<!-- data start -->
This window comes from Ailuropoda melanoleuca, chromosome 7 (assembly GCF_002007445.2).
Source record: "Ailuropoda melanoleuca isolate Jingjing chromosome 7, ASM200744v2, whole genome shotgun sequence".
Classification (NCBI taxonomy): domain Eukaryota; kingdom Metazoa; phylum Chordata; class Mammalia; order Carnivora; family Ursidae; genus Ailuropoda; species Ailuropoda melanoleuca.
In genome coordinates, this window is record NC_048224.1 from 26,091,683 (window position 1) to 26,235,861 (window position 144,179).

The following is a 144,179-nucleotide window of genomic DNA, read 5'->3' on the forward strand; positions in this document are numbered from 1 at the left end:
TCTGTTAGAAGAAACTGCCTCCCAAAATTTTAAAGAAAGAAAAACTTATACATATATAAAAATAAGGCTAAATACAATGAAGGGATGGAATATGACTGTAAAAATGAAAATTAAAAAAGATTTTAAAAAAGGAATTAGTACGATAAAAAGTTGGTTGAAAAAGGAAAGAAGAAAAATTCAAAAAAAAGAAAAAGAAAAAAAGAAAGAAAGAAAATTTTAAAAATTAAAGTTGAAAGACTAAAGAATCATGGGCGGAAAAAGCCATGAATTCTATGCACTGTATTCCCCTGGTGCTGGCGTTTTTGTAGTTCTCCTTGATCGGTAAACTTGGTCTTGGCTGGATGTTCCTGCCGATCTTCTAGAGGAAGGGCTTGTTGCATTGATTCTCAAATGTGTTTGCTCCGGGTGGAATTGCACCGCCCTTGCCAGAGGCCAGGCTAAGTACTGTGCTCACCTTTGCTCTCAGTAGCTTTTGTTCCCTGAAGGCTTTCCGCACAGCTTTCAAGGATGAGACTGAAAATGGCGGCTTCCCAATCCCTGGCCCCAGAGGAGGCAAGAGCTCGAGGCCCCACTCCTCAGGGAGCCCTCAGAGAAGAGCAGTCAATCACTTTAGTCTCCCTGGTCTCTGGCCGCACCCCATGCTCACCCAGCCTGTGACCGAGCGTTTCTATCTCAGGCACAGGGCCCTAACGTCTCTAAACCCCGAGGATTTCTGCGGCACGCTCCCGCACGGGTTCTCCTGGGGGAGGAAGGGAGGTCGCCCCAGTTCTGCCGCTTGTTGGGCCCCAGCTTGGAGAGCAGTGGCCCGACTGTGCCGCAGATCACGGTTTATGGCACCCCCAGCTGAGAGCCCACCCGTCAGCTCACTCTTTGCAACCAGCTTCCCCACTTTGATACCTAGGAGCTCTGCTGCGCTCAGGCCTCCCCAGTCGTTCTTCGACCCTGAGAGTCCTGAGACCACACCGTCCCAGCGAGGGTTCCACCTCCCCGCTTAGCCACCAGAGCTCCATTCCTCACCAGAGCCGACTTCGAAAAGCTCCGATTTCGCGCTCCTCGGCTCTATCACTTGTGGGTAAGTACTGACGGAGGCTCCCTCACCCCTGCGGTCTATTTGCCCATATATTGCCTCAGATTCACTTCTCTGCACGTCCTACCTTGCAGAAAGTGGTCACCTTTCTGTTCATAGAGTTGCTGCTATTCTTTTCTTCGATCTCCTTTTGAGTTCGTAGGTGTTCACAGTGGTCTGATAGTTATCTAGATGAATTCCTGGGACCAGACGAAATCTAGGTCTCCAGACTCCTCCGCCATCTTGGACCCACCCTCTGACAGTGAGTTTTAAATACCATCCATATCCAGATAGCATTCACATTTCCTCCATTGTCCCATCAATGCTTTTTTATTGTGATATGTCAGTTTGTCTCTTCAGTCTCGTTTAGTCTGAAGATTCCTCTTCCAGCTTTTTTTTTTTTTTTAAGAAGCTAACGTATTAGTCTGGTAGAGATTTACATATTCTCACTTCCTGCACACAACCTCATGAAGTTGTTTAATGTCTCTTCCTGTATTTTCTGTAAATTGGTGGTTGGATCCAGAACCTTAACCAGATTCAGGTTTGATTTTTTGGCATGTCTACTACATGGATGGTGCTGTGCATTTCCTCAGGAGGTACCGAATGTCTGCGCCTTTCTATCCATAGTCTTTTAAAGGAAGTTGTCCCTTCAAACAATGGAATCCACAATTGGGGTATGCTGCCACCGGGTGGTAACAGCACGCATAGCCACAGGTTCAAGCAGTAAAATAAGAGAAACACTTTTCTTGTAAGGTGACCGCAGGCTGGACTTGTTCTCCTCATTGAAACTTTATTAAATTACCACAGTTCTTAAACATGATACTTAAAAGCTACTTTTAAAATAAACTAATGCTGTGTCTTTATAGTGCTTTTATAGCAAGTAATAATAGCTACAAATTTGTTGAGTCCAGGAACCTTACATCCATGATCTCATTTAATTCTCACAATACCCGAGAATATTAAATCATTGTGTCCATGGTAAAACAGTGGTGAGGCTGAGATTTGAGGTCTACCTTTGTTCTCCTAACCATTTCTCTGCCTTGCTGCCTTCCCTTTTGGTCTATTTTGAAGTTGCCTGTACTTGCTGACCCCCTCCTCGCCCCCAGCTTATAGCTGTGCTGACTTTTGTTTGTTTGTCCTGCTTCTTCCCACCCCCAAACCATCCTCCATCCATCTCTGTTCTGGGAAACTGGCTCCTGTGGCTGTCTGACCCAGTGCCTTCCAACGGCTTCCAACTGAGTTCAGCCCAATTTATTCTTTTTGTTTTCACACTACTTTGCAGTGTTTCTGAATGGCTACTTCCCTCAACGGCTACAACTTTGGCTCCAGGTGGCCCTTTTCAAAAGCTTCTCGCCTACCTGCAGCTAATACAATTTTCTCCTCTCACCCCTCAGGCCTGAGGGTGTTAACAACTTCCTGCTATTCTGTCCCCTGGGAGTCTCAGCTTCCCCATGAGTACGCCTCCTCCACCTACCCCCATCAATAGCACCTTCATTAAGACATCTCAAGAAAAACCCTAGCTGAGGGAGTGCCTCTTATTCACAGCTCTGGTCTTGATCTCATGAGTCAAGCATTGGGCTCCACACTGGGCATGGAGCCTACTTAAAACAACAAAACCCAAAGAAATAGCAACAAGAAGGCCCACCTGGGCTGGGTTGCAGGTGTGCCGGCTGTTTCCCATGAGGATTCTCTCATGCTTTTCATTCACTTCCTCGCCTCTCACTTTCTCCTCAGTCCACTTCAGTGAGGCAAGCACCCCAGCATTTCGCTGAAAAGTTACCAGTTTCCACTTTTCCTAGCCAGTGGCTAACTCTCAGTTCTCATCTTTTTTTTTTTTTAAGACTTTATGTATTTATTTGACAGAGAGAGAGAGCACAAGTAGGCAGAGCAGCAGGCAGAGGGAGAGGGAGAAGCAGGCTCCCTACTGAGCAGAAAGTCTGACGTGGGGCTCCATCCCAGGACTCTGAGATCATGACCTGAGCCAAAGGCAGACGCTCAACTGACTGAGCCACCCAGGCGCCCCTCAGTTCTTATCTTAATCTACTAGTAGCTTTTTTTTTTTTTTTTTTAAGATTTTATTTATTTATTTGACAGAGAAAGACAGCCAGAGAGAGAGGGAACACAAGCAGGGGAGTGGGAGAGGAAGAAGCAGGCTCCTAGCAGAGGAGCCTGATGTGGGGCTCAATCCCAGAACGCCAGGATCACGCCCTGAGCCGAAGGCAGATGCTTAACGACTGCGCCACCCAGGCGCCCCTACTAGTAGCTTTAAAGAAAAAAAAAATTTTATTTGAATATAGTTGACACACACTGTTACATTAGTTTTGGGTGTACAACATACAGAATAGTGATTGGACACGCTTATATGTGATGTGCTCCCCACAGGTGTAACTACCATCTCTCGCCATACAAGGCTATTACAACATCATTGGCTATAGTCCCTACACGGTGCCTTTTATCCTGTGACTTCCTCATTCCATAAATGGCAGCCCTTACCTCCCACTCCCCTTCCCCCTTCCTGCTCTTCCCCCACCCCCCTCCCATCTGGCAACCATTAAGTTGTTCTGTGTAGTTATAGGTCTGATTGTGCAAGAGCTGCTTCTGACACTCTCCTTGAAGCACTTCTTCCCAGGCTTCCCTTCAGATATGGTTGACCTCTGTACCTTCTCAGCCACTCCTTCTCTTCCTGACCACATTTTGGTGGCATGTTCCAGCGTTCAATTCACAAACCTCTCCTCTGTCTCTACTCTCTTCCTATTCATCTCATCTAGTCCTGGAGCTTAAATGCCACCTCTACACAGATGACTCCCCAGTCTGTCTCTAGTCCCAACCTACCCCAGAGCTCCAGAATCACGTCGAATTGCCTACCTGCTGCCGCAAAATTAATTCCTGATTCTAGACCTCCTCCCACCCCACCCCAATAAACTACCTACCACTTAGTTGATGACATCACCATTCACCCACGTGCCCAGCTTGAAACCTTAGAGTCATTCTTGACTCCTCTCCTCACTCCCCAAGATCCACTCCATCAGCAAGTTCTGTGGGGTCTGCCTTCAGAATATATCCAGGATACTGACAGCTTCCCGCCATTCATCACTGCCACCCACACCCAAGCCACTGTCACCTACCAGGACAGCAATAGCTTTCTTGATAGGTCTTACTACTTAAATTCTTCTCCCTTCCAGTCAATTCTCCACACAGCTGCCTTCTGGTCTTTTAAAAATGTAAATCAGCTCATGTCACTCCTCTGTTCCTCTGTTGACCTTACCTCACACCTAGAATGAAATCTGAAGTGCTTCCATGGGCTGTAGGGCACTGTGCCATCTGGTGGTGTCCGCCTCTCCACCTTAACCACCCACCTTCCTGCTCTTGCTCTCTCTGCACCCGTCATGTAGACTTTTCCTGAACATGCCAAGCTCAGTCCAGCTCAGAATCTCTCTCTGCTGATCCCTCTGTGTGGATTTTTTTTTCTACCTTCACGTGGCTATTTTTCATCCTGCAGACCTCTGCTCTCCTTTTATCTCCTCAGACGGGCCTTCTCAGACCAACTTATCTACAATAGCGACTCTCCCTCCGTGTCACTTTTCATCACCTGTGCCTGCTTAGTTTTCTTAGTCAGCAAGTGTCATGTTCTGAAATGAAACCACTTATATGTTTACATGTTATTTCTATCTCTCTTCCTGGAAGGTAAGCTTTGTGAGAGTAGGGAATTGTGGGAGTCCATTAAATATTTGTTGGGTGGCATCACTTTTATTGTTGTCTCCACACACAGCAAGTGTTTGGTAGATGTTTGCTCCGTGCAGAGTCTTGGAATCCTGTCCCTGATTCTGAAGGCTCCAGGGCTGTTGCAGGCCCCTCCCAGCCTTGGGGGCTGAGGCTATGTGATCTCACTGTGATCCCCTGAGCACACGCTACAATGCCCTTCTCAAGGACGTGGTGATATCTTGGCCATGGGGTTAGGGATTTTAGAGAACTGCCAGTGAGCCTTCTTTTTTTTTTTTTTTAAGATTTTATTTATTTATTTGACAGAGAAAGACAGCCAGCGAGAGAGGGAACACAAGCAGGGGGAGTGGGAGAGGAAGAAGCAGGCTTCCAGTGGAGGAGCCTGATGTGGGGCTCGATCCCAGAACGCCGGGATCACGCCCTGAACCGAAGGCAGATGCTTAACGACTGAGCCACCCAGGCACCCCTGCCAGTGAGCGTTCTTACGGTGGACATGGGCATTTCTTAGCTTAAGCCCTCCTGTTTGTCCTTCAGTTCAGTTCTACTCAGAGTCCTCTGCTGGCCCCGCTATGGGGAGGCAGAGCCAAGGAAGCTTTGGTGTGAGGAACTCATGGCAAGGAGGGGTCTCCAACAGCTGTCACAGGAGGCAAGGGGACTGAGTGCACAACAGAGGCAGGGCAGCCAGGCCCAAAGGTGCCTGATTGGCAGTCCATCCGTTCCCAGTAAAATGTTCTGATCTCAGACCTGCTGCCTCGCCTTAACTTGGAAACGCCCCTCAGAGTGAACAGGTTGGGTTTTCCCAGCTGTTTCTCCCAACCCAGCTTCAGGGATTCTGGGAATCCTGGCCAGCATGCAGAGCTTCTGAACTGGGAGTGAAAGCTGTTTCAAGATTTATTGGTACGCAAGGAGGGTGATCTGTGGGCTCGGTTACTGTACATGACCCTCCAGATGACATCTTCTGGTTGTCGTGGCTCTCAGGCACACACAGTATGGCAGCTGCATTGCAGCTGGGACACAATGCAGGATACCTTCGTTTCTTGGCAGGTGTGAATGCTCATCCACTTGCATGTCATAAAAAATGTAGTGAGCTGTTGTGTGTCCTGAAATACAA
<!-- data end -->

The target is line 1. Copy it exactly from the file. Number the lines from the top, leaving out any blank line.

This window comes from Ailuropoda melanoleuca, chromosome 7 (assembly GCF_002007445.2).